Earlier this week we made a new friend. One who is going to bulldoze a house to build a new one. He let us spend some time in the house to see if anything was worth salvaging.
Here’s what I didn’t expect: the wide range of emotions I felt as we went through the house.
All of these:
Elation: I need shelves and this is the mother-load.
Anxiety: I know someone who could use all of this chicken wire. I know someone who could use this dishwasher. I don’t have a big enough truck. What will become of all of this!?
Embarrassment: Is this kind of like dumpster diving?
Greed: I want all of these old bricks. I don’t know what I’d make with them yet, but I want them. Just because I can.
Awe: I haven’t seen one of these in 30 years.
Humor: This IS kind of like dumpster diving. I am a dumpster diver.
Gratitude: So thankful for this opportunity.
Sadness: Look at these old papers and letters from the original owners. Receipts from her antique shop she ran, newspaper clippings saves, cards from loved ones. These people are long gone now. And from this pile of memories they were once very much alive.
Nostalgia: Walking through this old house is like deja vu: the blue carpet, the parquet flooring, the ceramic tile, the blue and white kitchen.
Nostalgia because 11 years ago we lived across the same golf course in a very similar home. We’d purchased it from a family friend. The house was deemed a tear down so basically we only purchased the land it was on. But a lot of hard work made it a home for us:
our Charlotte home back then
I learned to reglaze windows, we renovated bathrooms, and every winter we had a huge oil tank refilled so we would have heat. I loved the history. I loved finding old photos of the family who lived there before us. I loved finding traces of the old wallpaper and bits and pieces of past lives in the big scary basement. And while working in the yard we would get visitors from the golf course, people would stop by and say: you live here? this is amazing. And it was a source of pride. And then one day we decided to walk away from it…we sold it to another family friend who we knew would tear it down and build something brand new:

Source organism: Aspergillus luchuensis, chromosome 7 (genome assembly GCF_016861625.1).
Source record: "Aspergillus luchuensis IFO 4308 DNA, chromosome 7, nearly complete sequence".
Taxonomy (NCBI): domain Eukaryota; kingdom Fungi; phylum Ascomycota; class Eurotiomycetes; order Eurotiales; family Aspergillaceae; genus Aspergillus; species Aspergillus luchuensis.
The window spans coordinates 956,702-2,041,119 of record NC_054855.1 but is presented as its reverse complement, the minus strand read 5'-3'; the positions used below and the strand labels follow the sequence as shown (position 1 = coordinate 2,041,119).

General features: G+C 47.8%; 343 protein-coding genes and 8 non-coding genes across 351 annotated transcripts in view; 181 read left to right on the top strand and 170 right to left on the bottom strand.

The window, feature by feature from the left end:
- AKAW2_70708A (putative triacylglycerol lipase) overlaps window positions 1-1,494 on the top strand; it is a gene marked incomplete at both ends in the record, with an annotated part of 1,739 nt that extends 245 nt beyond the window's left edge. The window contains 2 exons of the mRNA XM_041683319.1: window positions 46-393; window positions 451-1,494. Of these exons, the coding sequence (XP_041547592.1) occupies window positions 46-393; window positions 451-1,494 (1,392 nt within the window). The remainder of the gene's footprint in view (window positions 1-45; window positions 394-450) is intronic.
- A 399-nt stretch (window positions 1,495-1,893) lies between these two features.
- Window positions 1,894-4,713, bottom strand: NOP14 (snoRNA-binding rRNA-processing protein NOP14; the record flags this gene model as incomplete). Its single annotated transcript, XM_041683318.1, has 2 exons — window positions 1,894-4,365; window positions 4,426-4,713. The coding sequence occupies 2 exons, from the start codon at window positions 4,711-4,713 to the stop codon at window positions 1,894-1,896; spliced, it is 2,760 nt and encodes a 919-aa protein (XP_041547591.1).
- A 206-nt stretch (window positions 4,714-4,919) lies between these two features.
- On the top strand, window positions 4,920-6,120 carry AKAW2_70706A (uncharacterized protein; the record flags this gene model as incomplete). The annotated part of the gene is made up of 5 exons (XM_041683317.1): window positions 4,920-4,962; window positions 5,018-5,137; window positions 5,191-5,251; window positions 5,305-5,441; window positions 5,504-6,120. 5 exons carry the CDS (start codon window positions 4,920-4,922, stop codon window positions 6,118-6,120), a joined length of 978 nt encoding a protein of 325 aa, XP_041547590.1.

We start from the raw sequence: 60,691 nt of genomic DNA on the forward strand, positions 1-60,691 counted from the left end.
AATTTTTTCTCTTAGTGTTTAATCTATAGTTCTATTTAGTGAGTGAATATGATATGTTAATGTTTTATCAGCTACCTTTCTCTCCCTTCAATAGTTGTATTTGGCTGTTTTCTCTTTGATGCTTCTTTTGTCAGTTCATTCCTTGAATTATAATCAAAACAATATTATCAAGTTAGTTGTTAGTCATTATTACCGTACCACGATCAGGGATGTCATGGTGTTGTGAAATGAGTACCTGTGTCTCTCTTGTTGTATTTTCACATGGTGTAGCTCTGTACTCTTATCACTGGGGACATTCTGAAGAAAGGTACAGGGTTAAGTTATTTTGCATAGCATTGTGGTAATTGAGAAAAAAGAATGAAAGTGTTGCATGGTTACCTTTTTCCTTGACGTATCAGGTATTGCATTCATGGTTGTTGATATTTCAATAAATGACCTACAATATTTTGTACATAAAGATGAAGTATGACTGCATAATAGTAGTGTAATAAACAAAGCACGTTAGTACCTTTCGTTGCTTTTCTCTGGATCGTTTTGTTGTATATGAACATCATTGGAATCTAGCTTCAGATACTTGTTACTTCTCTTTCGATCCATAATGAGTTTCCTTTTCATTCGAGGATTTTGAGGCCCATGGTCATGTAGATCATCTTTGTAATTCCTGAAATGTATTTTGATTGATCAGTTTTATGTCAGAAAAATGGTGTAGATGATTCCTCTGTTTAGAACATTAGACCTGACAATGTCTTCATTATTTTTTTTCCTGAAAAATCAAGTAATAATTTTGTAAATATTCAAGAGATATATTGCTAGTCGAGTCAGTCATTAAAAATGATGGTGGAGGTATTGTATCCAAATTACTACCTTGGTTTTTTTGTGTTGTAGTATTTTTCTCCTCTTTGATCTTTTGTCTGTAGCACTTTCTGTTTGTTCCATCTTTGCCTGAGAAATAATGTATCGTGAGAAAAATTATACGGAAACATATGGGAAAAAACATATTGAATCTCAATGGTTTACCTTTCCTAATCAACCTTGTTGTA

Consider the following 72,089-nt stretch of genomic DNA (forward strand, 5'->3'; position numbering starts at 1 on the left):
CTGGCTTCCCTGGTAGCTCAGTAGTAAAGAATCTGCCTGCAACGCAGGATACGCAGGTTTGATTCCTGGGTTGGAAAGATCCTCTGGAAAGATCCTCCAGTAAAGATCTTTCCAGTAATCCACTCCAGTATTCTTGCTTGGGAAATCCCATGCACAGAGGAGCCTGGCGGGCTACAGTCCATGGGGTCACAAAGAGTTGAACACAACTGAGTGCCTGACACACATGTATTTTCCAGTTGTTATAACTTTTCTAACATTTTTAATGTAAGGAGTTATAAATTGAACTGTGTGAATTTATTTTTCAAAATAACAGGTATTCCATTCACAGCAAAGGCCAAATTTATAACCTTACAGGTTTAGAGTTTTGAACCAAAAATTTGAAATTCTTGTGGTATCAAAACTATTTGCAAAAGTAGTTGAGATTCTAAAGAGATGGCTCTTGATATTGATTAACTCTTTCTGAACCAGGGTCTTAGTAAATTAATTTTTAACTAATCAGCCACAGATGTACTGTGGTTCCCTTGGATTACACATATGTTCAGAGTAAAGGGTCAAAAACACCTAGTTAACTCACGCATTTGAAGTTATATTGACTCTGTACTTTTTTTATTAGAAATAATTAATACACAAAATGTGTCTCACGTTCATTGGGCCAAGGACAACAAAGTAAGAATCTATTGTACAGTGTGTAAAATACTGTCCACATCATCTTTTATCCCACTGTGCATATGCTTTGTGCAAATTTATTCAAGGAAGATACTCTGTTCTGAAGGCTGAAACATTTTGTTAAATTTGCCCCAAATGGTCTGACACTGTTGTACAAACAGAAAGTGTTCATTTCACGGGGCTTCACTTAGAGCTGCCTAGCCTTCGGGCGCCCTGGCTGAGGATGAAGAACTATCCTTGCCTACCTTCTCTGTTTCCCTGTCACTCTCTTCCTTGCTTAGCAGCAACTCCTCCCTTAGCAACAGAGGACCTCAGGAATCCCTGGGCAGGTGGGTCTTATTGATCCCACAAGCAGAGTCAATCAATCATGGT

the rubble of our home
Brett: Would we have been happy in this life?
Me: I don’t know. Maybe. It’s all relative.
Brett: I guess we’ll never know.
Me: And that’s okay too.
Oh the questions: Would we have eventually torn down the house and built a larger one? Would we have been able to appreciate such a beautiful home with huge newer homes going up all around ours? Would we still be working at the banks we’d worked at? Would we have enjoyed the country club life?
Does any of it really matter? It’s just one or two chapters.
The thing is, earlier this week, we ate at the country club with my family a few nights. I felt so much nostalgia for the place. My sister told the waitress how we’d grown up there and even our grandfather had been a member. I remember the humble beginnings when the pool house was just a plain brick rectangle where we purchased frozen candy bars and greasy cheeseburgers. I love the life my sister and her husband have created for themselves there. I love the life my brother and his wife have created there too. It’s for them. It wasn’t for us. And that’s what makes life beautiful.
And the replay of questions:
Would I have had more kids if we’d stayed in our old life? Well yes probably.
Would I have been diagnosed with cancer and lost my ability to have more children? Maybe. Maybe not.